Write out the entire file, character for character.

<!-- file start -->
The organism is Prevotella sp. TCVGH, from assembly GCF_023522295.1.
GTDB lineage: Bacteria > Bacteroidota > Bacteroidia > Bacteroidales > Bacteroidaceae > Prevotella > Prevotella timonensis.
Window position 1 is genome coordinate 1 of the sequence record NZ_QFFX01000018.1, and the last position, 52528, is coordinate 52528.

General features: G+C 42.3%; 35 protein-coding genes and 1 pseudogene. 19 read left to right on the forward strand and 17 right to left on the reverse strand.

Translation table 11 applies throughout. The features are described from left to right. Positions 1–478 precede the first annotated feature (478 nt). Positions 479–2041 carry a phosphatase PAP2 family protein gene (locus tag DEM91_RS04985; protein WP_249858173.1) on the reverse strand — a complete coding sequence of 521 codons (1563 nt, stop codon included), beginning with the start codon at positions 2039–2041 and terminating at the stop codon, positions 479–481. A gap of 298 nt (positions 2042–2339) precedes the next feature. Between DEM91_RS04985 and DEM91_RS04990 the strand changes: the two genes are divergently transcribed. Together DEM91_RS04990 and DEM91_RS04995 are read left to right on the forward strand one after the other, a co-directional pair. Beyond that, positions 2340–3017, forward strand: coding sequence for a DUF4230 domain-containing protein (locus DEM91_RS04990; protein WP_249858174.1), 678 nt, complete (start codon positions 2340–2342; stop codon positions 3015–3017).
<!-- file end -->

The organism is Prevotella sp. TCVGH, from assembly GCF_023522295.1.
GTDB lineage: Bacteria > Bacteroidota > Bacteroidia > Bacteroidales > Bacteroidaceae > Prevotella > Prevotella timonensis.
Window position 1 is genome coordinate 1 of the sequence record NZ_QFFX01000018.1, and the last position, 52528, is coordinate 52528.

General features: G+C 42.3%; 35 protein-coding genes and 1 pseudogene. 19 read left to right on the forward strand and 17 right to left on the reverse strand.

Translation table 11 applies throughout. The features are described from left to right. Positions 1–478 precede the first annotated feature (478 nt). Positions 479–2041 carry a phosphatase PAP2 family protein gene (locus tag DEM91_RS04985; protein WP_249858173.1) on the reverse strand — a complete coding sequence of 521 codons (1563 nt, stop codon included), beginning with the start codon at positions 2039–2041 and terminating at the stop codon, positions 479–481. A gap of 298 nt (positions 2042–2339) precedes the next feature. Between DEM91_RS04985 and DEM91_RS04990 the strand changes: the two genes are divergently transcribed. Together DEM91_RS04990 and DEM91_RS04995 are read left to right on the forward strand one after the other, a co-directional pair. Beyond that, positions 2340–3017, forward strand: coding sequence for a DUF4230 domain-containing protein (locus DEM91_RS04990; protein WP_249858174.1), 678 nt, complete (start codon positions 2340–2342; stop codon positions 3015–3017).